US20070231481A1 (en) * 2006-03-29 2007-10-04 Cardiny Stone (Shenzhen) Co., Ltd. Method for manufacturing decorative stone
US20070232199A1 (en) * 2006-03-29 2007-10-04 Cardiny Stone (Shenzhen) Co., Ltd. Method for producing decorative stone
US20070242467A1 (en) * 2006-03-29 2007-10-18 Cardiny Stone (Shenzhen) Co., Ltd. Stone craft product and method for manufacturing the stone craft product
US20070245682A1 (en) * 2006-03-29 2007-10-25 Cardiny Stone (Shenzhen) Co., Ltd. Method for manufacturing synthetic decorative stone with inlays
US7374472B2 (en) * 2006-03-29 2008-05-20 Cardiny Stone (Shenzhen) Co., Ltd. Method for manufacturing decorative stone
US7749346B1 (en) * 2007-03-31 2010-07-06 Truong Bi C Decorative inlay repair method
US20090145415A1 (en) * 2007-12-10 2009-06-11 Spurgeon Daniel A Inlaid stone composite
US7909028B2 (en) 2007-12-10 2011-03-22 Sierra Granite Holdings Llc Inlaid stone composite
US20110036045A1 (en) * 2009-08-12 2011-02-17 Spurgeon Daniel A Layered stone trim strip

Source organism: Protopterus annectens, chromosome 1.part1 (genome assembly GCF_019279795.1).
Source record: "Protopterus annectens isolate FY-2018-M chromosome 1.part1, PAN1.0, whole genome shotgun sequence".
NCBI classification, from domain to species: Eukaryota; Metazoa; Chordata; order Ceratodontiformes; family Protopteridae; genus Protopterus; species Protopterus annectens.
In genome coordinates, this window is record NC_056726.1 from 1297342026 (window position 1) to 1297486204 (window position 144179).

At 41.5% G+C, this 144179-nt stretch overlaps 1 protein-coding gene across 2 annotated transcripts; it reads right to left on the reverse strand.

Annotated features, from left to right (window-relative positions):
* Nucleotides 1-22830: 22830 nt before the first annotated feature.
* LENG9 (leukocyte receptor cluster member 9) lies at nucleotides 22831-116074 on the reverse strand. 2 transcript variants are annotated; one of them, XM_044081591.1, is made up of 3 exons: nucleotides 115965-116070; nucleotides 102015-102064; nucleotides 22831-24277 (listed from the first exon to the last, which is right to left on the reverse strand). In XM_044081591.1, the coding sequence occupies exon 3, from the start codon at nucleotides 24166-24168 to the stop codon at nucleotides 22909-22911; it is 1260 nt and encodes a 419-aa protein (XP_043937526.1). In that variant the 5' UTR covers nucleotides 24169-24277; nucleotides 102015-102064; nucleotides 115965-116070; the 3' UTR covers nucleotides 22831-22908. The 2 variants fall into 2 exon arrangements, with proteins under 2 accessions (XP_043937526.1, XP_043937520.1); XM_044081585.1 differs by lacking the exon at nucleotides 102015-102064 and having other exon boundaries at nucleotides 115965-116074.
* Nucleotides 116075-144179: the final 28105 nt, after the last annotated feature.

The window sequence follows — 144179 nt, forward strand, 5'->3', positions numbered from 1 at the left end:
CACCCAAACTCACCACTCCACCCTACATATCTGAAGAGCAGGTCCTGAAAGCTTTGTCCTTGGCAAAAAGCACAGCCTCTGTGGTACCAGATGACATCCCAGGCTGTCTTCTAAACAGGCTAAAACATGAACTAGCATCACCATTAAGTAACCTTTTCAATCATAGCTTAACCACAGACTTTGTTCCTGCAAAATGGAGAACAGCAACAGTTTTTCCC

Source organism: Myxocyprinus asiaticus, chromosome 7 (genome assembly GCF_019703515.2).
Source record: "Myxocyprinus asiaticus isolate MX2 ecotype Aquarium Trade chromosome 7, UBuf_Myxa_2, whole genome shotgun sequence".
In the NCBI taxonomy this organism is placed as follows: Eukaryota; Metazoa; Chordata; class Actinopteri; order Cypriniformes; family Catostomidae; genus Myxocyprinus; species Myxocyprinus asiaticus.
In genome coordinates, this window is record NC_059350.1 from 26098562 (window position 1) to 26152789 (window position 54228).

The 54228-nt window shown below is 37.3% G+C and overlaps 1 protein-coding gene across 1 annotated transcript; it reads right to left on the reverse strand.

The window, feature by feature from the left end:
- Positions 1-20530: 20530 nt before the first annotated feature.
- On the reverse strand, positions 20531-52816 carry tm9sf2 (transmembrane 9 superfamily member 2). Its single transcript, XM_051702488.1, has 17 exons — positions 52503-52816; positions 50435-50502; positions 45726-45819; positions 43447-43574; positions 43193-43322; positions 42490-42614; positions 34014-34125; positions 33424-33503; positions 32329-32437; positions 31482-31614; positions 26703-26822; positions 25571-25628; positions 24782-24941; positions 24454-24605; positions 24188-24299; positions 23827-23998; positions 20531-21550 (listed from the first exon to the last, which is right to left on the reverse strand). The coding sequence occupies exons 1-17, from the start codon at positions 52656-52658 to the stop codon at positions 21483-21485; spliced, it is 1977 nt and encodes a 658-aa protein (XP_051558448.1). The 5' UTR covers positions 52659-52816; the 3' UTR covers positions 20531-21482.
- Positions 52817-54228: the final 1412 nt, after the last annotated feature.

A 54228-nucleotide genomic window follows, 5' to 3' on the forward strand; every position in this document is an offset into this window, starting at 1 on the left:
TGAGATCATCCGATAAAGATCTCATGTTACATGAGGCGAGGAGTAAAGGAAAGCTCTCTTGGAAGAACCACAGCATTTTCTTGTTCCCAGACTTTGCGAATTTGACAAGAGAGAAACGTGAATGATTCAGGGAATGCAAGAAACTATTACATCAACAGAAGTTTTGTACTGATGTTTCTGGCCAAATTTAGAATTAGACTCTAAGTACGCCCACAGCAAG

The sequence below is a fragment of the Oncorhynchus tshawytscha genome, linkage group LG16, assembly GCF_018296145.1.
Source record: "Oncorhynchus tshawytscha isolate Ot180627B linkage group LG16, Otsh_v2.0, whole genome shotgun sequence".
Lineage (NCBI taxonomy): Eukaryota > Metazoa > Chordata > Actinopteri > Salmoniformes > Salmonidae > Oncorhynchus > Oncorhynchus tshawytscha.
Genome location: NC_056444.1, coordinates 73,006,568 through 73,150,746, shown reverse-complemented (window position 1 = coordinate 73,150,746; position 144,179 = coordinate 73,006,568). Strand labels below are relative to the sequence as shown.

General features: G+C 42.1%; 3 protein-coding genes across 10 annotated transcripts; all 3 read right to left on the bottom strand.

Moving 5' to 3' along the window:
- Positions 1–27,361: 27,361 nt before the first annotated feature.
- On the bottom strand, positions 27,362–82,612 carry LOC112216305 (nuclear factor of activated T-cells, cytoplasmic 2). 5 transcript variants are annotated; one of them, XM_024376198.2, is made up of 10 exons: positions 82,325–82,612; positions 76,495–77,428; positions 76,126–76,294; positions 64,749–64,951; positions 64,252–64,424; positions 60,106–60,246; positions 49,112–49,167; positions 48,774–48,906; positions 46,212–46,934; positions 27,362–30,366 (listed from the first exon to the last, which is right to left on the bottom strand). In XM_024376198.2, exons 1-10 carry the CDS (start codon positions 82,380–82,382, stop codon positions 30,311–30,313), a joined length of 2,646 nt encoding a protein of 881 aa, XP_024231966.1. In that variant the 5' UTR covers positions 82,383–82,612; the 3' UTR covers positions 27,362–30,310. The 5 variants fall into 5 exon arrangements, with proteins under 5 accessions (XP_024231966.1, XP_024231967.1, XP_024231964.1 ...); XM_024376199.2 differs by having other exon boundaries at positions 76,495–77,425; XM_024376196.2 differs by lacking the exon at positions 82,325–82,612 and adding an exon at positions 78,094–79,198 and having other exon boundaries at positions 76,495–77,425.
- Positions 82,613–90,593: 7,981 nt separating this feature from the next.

US20110036044A1 (en) * 2009-08-12 2011-02-17 Spurgeon Daniel A Stone article with patterned trim
US8298044B2 (en) 2009-08-12 2012-10-30 Spurgeon Daniel A Layered stone trim strip
US8568202B2 (en) 2009-08-12 2013-10-29 Daniel A. Spurgeon Stone article with patterned trim
USD658408S1 (en) 2009-08-14 2012-05-01 Spurgeon Daniel A Patterned inlay strip

Similar Documents

Publication Publication Date Title
US2454910A (en) Method of applying coatings to molded or cast articles
DE10236339B3 (en) Method for manufacturing turbine blades with cooling ducts involves making ceramic core with positioning pins embedded in free end to protrude into surrounding moulding shell for removal during mechanical finishing of hardened blades
CN1113714C (en) Method for impregnating porous workpieces
US6196234B1 (en) Precision fit fingernails
US6183377B1 (en) Method for producing a gold club head